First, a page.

Research demonstrates that pumping iron and strength training may decrease cardiovascular risk and premature death for older adults.

Perhaps you used to lift weights.  Maybe you routinely tested your resolve hoisting some heavy iron with barbells and dumbbells.  But you think that those days are now behind you and your focus has shifted to only aerobic exercises, such as walking, jogging or biking.

You may think that is all you need to stay fit now and in the future. Not so!

Many people stop participating in strength or resistance training as they get older, but it’s clear that whether a person is 18 or 80, both cardio and strengthening exercise should be part of their routine.

Beyond the immediate benefits like improved body shape, research now demonstrates that not just aerobic exercise but strength training with a reduced risk of death from all causes.

Current statistics 

Current data shows that the vast majority of older adults don’t meet recommendations from the American Heart Association and American College of Sports Medicine to do strength training at least two days a week.

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Benefits of strength training

They are missing out on way more than improved muscle definition, although you can see those kinds of results, even at an advanced age.  The evidence is available that shows that 80-year-olds are just as able to improve their muscle mass as 50-year-olds.  This can be done reliably over a very short period of time – as short as 2-3 months.

Strength training can help prevent age-related muscle and bone loss.  Research has helped broaden the understanding of the impact building muscle may have for an older person’s health and life.  For example, over a 15-year period, those that reported meeting guidelines of at least 2 days a week strength training had 46% lower odds of dying from any cause, or all-cause mortality.

Researchers also found that those individuals were less likely to die from cardiovascular disease or cancer.

Other research shows that strength training is associated with a lower risk of death for a vulnerable population – individuals with chronic obstructive pulmonary disease, or COPD.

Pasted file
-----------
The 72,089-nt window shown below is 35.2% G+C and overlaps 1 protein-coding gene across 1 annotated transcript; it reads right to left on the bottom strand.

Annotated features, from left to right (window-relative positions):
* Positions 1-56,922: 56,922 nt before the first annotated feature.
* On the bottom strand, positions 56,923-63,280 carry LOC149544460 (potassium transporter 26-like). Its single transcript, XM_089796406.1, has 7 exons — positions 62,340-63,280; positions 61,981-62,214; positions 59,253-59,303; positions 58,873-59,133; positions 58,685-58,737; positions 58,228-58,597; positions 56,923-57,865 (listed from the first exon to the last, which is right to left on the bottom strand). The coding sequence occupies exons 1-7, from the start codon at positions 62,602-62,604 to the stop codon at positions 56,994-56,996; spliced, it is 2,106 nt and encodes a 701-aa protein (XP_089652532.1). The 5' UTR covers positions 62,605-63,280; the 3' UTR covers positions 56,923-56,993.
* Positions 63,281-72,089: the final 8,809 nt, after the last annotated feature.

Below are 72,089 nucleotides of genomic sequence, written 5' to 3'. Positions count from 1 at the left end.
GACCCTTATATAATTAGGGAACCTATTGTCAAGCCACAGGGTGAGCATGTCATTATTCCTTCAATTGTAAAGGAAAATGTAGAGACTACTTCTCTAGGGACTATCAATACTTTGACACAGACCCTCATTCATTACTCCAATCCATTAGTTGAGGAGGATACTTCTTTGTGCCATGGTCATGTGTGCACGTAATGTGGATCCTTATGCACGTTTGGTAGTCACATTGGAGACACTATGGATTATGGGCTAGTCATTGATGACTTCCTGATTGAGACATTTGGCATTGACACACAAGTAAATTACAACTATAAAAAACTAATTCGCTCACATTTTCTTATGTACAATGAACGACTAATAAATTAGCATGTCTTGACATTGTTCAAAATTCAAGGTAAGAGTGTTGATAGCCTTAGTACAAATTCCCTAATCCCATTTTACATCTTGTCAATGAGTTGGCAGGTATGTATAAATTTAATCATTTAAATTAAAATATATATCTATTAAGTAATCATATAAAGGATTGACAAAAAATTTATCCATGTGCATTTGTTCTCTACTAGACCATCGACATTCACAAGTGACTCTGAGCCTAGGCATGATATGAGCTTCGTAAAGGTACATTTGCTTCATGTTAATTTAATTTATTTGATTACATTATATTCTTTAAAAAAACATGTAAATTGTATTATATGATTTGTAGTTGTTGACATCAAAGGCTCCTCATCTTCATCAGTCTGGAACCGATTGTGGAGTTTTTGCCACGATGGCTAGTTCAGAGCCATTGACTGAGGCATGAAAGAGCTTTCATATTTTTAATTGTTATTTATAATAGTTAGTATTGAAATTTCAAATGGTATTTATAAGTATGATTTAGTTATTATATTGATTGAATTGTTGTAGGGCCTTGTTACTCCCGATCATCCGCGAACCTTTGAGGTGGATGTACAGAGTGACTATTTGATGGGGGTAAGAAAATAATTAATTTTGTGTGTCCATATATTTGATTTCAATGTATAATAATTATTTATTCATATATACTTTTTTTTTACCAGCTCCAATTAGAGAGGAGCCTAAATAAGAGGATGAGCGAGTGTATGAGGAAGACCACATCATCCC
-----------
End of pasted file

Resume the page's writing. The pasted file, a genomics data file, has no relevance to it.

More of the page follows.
Building muscle is associated with better blood sugar regulation – helping clear excess glucose – which can lower the risk of developing diabetes.  Muscles have insulin receptors to which the hormone insulin (which regulated glucose levels) binds.  Engaging in resistance exercise causes greater proliferation of these receptors.  This is a good thing because more insulin can bind to them and more glucose can enter the muscle and be utilized as fuel.

Life enhancing

So when it comes to pumping iron, it’s not only about decreasing mortality risk, but improving functionality is very important.  This will enable an older person to play with their grandchildren or go to the grocery store on their own; basically making them more independent.

Whatever you do, the key is to get started and incorporate resistance training into your workout if you’re not already.

Getting started key points:

a. Make sure to ease into any new workout, especially if you’ve been out of the game for a while.

b. Older adults should consult with their physicians before starting a new exercise regimen to make sure it’s safe to do so.

c. Make sure the older person speaks with a professional to design a program specifically around them.

d. Ditch the idea that you need to lift really heavy weights.  Focus on quality over quantity.

e. Progress gradually, and don’t increase frequency, intensity and duration of exercise all at once.

Connect here with WatchFit Expert Dr. Paul Henning 

PhD, CSCS, CISSN

References:

U.S. News & World Report

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